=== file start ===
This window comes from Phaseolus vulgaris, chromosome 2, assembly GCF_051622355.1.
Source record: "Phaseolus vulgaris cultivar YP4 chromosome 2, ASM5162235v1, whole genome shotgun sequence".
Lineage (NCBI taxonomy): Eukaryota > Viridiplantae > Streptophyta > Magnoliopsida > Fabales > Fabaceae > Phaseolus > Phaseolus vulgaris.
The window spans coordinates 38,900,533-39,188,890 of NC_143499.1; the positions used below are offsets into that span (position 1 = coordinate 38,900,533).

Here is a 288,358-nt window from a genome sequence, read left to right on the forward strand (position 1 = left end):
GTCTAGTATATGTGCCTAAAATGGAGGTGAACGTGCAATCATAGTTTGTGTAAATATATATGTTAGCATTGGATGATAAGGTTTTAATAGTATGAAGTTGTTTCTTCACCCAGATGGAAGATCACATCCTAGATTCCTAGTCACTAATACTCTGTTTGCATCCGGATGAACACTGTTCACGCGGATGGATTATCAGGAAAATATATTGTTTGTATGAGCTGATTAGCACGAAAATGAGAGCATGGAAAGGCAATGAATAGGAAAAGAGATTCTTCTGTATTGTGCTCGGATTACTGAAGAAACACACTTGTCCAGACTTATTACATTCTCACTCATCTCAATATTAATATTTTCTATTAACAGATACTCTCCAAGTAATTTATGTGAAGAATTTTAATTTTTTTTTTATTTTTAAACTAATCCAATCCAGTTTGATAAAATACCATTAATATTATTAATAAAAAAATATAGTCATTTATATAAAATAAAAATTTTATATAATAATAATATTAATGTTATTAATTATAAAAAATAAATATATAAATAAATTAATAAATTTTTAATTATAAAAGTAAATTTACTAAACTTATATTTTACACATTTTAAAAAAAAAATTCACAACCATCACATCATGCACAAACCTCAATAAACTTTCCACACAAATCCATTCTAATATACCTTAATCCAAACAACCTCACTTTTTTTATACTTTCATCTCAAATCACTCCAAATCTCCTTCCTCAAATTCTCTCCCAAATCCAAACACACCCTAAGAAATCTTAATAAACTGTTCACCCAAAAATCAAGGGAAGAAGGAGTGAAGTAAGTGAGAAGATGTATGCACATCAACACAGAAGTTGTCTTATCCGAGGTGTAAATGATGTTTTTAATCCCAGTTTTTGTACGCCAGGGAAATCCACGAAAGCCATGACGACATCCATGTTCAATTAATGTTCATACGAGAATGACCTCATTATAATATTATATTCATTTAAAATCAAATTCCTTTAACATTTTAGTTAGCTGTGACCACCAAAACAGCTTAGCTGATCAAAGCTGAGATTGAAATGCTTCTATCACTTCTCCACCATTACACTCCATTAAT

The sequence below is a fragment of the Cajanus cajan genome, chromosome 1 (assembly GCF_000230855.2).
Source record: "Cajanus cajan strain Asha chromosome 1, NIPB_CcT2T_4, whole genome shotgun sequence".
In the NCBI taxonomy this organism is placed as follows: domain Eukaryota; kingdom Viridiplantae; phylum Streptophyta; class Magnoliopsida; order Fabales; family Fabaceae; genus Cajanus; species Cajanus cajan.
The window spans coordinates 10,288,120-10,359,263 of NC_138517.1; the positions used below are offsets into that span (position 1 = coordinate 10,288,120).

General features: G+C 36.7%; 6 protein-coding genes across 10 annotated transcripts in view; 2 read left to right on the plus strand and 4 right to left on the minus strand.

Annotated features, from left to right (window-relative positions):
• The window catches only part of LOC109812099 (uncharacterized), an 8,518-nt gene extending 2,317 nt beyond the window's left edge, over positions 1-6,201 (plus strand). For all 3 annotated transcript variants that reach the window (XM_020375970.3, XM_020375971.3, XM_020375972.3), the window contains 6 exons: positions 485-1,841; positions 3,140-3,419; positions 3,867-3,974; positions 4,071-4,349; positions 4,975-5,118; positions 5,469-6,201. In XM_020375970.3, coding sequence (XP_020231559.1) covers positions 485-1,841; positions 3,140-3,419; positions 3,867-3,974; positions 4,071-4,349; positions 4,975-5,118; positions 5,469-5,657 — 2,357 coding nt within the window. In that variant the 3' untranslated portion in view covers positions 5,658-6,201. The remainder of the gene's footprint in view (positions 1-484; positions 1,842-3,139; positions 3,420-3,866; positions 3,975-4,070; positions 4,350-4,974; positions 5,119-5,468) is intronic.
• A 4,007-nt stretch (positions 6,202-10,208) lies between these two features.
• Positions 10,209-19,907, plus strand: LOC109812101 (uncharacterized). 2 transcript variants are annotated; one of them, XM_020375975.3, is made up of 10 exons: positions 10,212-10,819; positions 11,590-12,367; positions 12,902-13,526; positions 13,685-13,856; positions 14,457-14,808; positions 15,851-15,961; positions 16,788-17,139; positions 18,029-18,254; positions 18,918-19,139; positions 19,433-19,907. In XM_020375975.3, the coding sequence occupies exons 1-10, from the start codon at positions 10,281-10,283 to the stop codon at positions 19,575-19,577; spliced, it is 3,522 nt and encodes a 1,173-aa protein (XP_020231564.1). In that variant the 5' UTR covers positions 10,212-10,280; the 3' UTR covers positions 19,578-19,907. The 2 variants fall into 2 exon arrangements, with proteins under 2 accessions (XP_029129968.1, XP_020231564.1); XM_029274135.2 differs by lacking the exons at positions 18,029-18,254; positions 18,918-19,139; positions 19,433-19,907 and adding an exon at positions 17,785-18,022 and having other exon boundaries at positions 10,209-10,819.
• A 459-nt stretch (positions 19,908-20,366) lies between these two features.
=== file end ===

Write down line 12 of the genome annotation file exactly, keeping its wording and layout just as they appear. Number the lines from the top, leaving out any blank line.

Annotated features, from left to right (window-relative positions):